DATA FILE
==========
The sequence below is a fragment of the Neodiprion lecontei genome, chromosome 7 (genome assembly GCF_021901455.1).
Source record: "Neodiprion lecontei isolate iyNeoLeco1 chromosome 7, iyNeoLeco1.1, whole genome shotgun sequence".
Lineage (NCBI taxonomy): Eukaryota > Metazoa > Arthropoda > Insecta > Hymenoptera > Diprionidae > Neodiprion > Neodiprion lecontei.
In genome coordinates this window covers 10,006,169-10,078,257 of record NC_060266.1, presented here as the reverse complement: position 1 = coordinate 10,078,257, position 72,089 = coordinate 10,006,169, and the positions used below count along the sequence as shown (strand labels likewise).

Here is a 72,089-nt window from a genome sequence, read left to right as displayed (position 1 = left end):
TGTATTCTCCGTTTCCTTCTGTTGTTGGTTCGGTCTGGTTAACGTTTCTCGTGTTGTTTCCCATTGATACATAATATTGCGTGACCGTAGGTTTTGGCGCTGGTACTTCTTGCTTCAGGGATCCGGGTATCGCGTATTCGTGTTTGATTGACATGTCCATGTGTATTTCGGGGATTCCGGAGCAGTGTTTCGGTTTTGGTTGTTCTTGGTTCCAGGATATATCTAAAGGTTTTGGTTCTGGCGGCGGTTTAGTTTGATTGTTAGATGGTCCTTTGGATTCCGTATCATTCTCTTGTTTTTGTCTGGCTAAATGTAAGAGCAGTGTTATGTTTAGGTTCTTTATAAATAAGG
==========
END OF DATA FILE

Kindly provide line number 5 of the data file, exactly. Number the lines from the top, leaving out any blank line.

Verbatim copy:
Here is a 72,089-nt window from a genome sequence, read left to right as displayed (position 1 = left end):